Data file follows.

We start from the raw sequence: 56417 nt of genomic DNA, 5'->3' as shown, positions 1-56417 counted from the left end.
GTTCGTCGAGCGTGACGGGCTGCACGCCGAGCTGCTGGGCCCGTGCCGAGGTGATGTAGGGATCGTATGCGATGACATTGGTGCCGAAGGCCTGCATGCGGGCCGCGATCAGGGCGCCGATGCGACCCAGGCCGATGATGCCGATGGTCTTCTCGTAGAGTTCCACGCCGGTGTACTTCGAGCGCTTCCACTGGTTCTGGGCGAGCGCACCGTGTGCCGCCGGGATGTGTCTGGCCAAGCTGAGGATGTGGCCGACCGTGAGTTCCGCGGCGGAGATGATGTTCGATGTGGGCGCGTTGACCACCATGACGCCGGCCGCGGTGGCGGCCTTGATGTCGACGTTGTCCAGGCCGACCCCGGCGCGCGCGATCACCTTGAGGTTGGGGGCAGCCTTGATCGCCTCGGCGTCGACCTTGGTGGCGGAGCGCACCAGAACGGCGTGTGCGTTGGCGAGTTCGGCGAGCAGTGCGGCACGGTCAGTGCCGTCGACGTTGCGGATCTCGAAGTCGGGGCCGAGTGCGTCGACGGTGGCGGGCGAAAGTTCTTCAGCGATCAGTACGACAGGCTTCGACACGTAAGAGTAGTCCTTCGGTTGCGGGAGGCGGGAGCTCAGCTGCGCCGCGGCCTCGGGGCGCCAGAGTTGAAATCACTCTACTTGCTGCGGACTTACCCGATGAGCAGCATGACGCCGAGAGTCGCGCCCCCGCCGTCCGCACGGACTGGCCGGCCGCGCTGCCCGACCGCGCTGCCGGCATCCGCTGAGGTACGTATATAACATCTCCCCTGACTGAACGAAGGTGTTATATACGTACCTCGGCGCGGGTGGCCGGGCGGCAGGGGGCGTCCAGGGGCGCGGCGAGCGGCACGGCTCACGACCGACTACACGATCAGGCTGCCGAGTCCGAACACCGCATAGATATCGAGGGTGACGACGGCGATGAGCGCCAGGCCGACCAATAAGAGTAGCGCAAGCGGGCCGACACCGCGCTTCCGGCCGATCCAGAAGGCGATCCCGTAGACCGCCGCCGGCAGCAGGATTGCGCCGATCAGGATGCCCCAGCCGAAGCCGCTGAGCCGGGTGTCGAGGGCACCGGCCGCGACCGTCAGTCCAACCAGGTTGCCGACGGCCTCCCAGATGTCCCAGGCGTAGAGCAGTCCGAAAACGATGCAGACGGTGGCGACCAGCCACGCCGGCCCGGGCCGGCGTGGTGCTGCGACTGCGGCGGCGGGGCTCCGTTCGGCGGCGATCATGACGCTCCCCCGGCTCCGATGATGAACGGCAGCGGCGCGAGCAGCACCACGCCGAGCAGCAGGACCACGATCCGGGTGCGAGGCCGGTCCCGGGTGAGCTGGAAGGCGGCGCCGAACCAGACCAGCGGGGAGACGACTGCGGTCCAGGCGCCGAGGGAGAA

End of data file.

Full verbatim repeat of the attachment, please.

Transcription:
We start from the raw sequence: 56417 nt of genomic DNA, 5'->3' as shown, positions 1-56417 counted from the left end.
GTTCGTCGAGCGTGACGGGCTGCACGCCGAGCTGCTGGGCCCGTGCCGAGGTGATGTAGGGATCGTATGCGATGACATTGGTGCCGAAGGCCTGCATGCGGGCCGCGATCAGGGCGCCGATGCGACCCAGGCCGATGATGCCGATGGTCTTCTCGTAGAGTTCCACGCCGGTGTACTTCGAGCGCTTCCACTGGTTCTGGGCGAGCGCACCGTGTGCCGCCGGGATGTGTCTGGCCAAGCTGAGGATGTGGCCGACCGTGAGTTCCGCGGCGGAGATGATGTTCGATGTGGGCGCGTTGACCACCATGACGCCGGCCGCGGTGGCGGCCTTGATGTCGACGTTGTCCAGGCCGACCCCGGCGCGCGCGATCACCTTGAGGTTGGGGGCAGCCTTGATCGCCTCGGCGTCGACCTTGGTGGCGGAGCGCACCAGAACGGCGTGTGCGTTGGCGAGTTCGGCGAGCAGTGCGGCACGGTCAGTGCCGTCGACGTTGCGGATCTCGAAGTCGGGGCCGAGTGCGTCGACGGTGGCGGGCGAAAGTTCTTCAGCGATCAGTACGACAGGCTTCGACACGTAAGAGTAGTCCTTCGGTTGCGGGAGGCGGGAGCTCAGCTGCGCCGCGGCCTCGGGGCGCCAGAGTTGAAATCACTCTACTTGCTGCGGACTTACCCGATGAGCAGCATGACGCCGAGAGTCGCGCCCCCGCCGTCCGCACGGACTGGCCGGCCGCGCTGCCCGACCGCGCTGCCGGCATCCGCTGAGGTACGTATATAACATCTCCCCTGACTGAACGAAGGTGTTATATACGTACCTCGGCGCGGGTGGCCGGGCGGCAGGGGGCGTCCAGGGGCGCGGCGAGCGGCACGGCTCACGACCGACTACACGATCAGGCTGCCGAGTCCGAACACCGCATAGATATCGAGGGTGACGACGGCGATGAGCGCCAGGCCGACCAATAAGAGTAGCGCAAGCGGGCCGACACCGCGCTTCCGGCCGATCCAGAAGGCGATCCCGTAGACCGCCGCCGGCAGCAGGATTGCGCCGATCAGGATGCCCCAGCCGAAGCCGCTGAGCCGGGTGTCGAGGGCACCGGCCGCGACCGTCAGTCCAACCAGGTTGCCGACGGCCTCCCAGATGTCCCAGGCGTAGAGCAGTCCGAAAACGATGCAGACGGTGGCGACCAGCCACGCCGGCCCGGGCCGGCGTGGTGCTGCGACTGCGGCGGCGGGGCTCCGTTCGGCGGCGATCATGACGCTCCCCCGGCTCCGATGATGAACGGCAGCGGCGCGAGCAGCACCACGCCGAGCAGCAGGACCACGATCCGGGTGCGAGGCCGGTCCCGGGTGAGCTGGAAGGCGGCGCCGAACCAGACCAGCGGGGAGACGACTGCGGTCCAGGCGCCGAGGGAGAA